Implementing my smart work plan from first thing in the morning. It sets me up for the day and makes everything glide along much easier. It helps me feel like I’m in control, as opposed to always trying to catch up and chasing my tail.

Do you have any productivity tips that help you through the working day?

Preparation is so important! Simple things like leaving one meeting 10 minutes early so that you can squeeze in five to 10 minutes of prep and reorganisation before the next one may make the next meeting more productive, which earns you more time. Shire has a great team-focused approach to everything, which means plenty of workgroups and meetings.

When you first started this job, what were you most surprised to learn was important in the role?

I think the thing that most surprised me was how quickly I settled in. Right from the start, I was given a really comprehensive site induction, which covered everything from day-to-day safety to Shire’s global network. Everyone was really welcoming and helpful in getting me started.

The collaborative approach to everything meant there were plenty of whiteboard meetings and workgroups to get involved with. These really helped me get to know everyone and gave me a great understanding of the team’s short- and long-term goals so I could meaningfully contribute to them.

How has this role changed as this sector has grown and evolved?

As the sector has evolved, we are seeing a much greater demand for flexibility in the facilities that we are designing and building. Where previously we would have built standalone projects with a very defined function or for a dedicated product, we are now seeing over the last few years that this is changing.

This new Shire facility in Dunboyne is the epitome of this new evolution in biotechnology manufacturing. It’s a multi-product, single-use facility with expansion opportunities built into the design from day one. It will allow for quick changeovers between products in the manufacturing suites on an almost weekly basis. Most importantly, this will allow for new products to be introduced in the future very easily and allows for capacity to be expanded with minimal interruption to current operations.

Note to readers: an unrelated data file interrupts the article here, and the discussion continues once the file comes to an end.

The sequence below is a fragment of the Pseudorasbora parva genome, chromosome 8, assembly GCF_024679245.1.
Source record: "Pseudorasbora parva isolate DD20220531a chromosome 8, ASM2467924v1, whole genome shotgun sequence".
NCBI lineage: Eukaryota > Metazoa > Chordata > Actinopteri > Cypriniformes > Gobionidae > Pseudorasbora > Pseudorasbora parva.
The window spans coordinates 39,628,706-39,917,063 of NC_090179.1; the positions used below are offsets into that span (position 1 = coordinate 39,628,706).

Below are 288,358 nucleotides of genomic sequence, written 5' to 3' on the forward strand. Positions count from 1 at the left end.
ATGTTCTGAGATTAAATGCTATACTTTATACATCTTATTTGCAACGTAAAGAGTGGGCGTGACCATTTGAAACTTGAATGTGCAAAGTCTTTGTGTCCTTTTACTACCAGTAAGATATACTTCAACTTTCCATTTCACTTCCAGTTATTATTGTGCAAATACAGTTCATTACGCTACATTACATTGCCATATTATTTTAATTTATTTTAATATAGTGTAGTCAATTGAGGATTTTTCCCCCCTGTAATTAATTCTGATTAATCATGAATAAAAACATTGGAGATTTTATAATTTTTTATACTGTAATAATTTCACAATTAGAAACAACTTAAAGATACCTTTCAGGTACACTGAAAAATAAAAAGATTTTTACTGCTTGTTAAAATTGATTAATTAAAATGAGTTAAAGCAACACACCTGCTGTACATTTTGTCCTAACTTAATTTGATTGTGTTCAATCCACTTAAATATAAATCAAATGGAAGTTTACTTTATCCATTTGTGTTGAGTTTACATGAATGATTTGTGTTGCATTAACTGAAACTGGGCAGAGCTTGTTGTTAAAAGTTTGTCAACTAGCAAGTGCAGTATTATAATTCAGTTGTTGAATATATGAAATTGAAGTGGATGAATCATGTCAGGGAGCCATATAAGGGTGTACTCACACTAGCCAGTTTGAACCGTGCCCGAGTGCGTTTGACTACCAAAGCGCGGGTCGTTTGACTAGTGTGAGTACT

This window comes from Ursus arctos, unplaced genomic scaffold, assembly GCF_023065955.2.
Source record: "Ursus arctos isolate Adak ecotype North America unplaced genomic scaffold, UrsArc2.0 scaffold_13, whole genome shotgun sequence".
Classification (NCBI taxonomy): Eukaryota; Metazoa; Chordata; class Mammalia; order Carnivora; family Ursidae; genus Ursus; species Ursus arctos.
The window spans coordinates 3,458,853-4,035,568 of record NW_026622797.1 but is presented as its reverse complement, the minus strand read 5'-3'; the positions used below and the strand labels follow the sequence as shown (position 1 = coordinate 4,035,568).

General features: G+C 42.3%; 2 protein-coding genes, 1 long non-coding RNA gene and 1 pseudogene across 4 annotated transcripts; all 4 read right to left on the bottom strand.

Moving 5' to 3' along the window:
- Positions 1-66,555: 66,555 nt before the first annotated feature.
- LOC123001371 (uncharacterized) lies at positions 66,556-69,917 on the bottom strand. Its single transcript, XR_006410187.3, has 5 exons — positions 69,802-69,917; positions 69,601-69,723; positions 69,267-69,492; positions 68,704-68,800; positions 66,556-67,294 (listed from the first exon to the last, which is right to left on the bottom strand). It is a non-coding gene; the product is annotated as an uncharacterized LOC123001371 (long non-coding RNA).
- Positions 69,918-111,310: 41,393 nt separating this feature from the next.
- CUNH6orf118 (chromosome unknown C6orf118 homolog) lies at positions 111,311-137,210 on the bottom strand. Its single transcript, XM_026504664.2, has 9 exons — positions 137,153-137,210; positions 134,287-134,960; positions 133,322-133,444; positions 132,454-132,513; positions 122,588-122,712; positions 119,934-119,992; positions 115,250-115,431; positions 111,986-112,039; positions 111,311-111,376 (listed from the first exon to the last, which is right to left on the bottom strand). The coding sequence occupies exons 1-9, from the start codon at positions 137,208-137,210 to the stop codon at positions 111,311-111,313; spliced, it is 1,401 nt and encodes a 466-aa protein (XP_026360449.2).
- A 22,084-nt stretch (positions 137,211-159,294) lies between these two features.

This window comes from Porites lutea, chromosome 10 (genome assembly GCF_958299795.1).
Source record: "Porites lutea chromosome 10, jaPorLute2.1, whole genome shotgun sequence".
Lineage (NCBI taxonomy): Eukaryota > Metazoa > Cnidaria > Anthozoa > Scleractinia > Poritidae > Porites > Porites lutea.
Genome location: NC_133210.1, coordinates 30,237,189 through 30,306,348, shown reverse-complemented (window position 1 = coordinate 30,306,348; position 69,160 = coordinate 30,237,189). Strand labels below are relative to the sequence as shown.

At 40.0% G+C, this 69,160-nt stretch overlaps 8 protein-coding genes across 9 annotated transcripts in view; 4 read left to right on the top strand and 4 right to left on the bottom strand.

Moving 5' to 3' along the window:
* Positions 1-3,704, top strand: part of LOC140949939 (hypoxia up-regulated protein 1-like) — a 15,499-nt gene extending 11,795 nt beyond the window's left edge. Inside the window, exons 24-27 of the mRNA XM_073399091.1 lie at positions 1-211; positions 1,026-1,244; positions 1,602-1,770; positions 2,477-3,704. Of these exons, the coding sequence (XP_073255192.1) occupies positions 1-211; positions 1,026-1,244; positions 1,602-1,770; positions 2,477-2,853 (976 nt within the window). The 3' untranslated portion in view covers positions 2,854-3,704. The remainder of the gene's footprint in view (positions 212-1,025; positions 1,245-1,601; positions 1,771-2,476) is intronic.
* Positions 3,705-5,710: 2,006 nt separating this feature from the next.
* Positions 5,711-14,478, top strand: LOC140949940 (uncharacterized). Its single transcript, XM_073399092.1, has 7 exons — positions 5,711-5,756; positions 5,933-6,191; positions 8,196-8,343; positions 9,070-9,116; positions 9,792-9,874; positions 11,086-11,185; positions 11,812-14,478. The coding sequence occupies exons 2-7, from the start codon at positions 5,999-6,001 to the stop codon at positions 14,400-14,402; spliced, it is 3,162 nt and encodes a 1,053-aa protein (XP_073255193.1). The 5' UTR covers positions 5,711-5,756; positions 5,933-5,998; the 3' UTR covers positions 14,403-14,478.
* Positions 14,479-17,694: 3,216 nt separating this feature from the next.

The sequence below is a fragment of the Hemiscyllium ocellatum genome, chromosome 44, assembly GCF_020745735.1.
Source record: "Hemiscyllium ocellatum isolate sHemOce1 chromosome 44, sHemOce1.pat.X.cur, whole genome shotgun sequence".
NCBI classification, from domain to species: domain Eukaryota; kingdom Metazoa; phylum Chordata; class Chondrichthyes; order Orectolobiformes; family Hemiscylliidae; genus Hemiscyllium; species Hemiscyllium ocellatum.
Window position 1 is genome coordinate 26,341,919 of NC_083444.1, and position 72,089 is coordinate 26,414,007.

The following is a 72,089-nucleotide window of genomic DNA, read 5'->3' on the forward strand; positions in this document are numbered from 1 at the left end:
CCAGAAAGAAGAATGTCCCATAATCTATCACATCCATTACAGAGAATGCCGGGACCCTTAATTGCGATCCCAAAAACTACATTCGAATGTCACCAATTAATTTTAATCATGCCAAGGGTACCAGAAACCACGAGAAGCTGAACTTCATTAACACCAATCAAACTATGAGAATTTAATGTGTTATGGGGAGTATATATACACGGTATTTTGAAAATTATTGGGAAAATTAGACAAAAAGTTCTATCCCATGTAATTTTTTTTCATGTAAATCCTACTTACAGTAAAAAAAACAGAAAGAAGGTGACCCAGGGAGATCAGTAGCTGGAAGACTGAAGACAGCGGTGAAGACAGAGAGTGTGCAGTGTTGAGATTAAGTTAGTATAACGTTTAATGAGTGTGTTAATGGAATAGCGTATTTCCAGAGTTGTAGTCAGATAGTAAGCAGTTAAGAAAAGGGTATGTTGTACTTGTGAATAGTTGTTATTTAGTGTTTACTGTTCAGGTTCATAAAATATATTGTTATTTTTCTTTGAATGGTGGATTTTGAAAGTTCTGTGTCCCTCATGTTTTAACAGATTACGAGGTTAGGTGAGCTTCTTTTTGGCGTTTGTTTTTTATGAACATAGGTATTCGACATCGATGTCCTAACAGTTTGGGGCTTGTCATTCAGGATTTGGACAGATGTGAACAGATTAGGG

All this leads to a very flexible and future-proof facility that can react to patients’ needs. This change has meant that my role has evolved significantly and now requires me to have an in-depth understanding of the biotech manufacturing process and the products to allow me to effectively manage the design of the facility.

What do you enjoy most about the job?

I love the opportunity to learn and Shire allows me to work in a multidisciplinary team of people across engineering design, construction management, quality, process manufacturing and technical services, to name a few. Being able to work within a team like this and the collaborative approach makes the work very enjoyable and offers great opportunities for learning and personal development.

The level of interaction and collaboration that I have with other disciplines has even given me the motivation to upskill and study for a qualification in biotechnology from the National Institute of Bioprocessing Research and Training (NIBRT). Shire firmly supports the upskilling of its team members and very quickly established a link with NIBRT to support this.